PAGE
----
Space Observations of Mercury Transits Yield Precise Solar Radius
Mercury’s path as seen from Earth. Courtesy NASA.
A group of scientists from Hawa‘ii, Brazil, and California has measured the diameter of the Sun with unprecedented accuracy by using a spacecraft to time the transits of the planet Mercury across the face of the Sun in 2003 and 2006.
They measured the Sun’s radius as 432,687 miles (696,342 km) with an uncertainty of only 40 miles (65 km). This was achieved by using the solar telescope aboard a NASA satellite, thereby bypassing the blurring caused by Earth’s atmosphere that occurs when observations are made from the ground.
The measurements of the Sun’s size were made by IfA scientists Marcelo Emilio (visiting from Ponta Grossa, Brazil), Jeff Kuhn, and Isabelle Scholl, in collaboration with Rock Bush of Stanford University. They used the Michelson Doppler Imager (MDI) aboard NASA’s Solar and Heliospheric Observatory (SOHO) to make the measurements.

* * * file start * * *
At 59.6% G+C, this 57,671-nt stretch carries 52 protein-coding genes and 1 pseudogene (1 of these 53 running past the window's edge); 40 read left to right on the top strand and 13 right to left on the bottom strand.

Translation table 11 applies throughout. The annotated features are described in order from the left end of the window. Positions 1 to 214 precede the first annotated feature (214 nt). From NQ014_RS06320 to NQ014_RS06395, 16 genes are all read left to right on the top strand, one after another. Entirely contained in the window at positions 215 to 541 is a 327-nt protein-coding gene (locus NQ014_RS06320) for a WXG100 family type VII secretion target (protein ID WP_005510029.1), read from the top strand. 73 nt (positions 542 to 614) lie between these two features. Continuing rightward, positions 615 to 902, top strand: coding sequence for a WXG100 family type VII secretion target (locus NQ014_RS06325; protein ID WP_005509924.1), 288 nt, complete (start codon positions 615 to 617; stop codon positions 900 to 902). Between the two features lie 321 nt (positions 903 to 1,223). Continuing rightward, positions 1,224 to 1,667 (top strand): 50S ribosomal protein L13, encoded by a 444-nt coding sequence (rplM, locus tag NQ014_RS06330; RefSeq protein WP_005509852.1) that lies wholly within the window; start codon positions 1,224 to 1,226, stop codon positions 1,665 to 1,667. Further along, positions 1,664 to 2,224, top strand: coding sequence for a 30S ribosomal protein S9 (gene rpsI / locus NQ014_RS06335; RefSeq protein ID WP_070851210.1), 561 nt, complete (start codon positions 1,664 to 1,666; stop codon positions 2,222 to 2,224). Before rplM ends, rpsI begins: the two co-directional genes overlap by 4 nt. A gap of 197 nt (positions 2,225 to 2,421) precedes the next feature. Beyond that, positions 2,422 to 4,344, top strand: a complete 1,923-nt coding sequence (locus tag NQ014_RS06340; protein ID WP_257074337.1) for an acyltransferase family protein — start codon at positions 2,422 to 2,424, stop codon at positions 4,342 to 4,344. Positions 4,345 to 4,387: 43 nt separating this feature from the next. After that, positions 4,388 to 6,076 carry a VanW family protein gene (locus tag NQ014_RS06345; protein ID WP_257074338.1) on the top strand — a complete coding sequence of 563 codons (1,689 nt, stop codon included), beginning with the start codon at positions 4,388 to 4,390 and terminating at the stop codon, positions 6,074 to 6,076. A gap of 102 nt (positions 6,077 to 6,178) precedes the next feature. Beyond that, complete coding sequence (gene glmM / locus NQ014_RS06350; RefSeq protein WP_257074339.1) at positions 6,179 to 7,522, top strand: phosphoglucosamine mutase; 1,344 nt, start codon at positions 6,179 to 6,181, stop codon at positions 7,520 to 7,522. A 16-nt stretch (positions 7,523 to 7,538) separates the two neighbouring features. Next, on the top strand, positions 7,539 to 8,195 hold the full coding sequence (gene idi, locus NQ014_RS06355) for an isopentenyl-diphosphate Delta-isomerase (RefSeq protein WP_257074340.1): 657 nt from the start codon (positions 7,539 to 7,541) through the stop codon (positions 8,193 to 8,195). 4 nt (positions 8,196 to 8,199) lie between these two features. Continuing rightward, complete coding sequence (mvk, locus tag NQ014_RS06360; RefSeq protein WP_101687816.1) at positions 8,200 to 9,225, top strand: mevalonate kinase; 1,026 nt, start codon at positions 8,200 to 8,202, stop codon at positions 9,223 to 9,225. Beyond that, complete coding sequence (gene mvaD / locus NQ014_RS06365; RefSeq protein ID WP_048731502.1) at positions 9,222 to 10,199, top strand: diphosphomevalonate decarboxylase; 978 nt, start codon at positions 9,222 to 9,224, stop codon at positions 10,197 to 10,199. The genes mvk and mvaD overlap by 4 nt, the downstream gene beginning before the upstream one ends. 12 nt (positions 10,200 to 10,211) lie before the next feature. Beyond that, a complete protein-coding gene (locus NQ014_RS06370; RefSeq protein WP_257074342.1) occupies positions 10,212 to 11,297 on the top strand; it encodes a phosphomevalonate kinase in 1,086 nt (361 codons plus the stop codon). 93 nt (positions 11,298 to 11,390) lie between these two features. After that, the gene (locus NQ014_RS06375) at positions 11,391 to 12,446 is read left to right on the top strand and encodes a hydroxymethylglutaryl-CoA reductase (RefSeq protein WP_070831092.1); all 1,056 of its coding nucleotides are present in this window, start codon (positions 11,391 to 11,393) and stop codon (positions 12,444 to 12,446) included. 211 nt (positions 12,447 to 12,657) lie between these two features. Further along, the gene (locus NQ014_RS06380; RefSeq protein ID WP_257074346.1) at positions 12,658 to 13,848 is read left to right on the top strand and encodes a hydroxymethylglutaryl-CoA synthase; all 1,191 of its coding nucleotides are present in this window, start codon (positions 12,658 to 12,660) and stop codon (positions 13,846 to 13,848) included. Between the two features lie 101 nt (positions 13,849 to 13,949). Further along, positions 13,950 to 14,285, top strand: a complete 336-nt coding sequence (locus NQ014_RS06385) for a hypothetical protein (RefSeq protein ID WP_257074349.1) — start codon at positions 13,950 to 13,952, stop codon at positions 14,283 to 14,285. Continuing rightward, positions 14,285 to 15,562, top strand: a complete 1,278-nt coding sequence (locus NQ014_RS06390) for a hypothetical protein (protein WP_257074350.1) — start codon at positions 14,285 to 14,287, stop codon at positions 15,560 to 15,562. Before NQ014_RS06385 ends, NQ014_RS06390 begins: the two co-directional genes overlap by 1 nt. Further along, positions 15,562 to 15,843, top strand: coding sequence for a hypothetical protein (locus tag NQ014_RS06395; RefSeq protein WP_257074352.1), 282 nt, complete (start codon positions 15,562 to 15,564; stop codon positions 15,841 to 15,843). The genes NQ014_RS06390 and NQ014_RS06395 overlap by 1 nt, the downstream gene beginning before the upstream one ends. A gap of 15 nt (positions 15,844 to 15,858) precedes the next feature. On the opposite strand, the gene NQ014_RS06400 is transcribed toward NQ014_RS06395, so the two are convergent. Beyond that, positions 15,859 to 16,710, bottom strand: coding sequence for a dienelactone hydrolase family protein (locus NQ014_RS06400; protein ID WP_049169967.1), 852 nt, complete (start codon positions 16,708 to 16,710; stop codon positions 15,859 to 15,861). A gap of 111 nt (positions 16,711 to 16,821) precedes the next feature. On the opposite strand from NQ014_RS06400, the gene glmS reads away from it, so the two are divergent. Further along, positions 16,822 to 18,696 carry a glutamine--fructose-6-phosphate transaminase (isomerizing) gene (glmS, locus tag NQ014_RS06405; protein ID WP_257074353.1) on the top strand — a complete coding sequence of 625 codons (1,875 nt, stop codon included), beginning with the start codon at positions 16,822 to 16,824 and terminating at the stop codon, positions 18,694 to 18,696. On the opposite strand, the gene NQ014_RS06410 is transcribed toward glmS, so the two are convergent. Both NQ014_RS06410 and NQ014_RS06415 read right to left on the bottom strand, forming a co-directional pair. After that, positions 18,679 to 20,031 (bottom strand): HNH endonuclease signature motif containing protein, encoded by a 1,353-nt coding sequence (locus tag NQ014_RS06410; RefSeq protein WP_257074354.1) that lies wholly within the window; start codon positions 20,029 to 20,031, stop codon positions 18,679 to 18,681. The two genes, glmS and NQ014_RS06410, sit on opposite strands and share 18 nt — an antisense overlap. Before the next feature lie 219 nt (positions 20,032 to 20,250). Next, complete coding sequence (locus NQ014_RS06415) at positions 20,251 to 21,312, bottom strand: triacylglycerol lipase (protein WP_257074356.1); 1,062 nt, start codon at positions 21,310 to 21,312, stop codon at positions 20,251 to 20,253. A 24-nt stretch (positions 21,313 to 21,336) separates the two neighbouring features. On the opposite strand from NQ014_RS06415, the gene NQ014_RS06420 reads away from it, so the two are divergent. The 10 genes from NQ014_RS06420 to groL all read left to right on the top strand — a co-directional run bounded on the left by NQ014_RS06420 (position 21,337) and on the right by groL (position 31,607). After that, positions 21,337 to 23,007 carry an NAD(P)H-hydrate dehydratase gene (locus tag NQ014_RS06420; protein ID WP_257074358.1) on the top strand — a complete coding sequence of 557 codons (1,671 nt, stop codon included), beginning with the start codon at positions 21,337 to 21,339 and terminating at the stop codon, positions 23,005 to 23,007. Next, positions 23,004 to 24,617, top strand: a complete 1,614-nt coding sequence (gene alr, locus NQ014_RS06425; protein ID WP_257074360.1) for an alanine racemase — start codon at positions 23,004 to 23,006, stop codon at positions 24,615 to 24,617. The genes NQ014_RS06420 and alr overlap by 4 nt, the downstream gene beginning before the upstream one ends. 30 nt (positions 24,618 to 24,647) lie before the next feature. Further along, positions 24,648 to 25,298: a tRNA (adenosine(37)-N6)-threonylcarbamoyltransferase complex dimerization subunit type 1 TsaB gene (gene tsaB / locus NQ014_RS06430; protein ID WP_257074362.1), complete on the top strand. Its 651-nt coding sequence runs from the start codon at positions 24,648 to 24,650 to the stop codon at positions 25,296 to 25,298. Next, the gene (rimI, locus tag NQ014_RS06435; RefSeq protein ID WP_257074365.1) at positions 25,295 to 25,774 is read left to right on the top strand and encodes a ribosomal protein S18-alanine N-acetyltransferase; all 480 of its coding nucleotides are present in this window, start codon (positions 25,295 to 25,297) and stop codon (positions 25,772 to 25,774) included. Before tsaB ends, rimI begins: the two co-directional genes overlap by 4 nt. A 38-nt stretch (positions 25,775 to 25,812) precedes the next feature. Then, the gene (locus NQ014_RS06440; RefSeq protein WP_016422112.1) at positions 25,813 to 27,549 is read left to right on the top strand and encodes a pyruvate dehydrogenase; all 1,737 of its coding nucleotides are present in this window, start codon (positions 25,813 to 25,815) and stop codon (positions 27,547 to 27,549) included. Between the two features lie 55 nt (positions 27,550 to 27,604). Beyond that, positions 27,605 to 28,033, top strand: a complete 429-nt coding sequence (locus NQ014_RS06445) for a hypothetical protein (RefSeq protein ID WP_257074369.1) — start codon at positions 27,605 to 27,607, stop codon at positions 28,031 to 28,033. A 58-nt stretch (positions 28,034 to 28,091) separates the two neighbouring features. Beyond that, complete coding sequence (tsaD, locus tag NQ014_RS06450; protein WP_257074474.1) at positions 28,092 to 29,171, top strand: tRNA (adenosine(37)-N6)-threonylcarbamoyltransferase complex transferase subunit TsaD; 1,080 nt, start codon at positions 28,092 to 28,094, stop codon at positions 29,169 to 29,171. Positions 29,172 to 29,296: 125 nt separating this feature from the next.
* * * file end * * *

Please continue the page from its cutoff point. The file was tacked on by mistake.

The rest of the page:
“Transits of Mercury occur 12–13 times per century, so observations like this allow us to refine our understanding of the Sun’s inner structure, and the connections between the Sun’s output and Earth’s climate,” said Kuhn. Because Mercury is farther from Earth and much smaller than Venus, transits of Mercury are not visible with the naked eye.
More recently, the team observed the transit of Venus across the Sun on June 5. They expect these observations will improve the accuracy of their solar size measurement even further.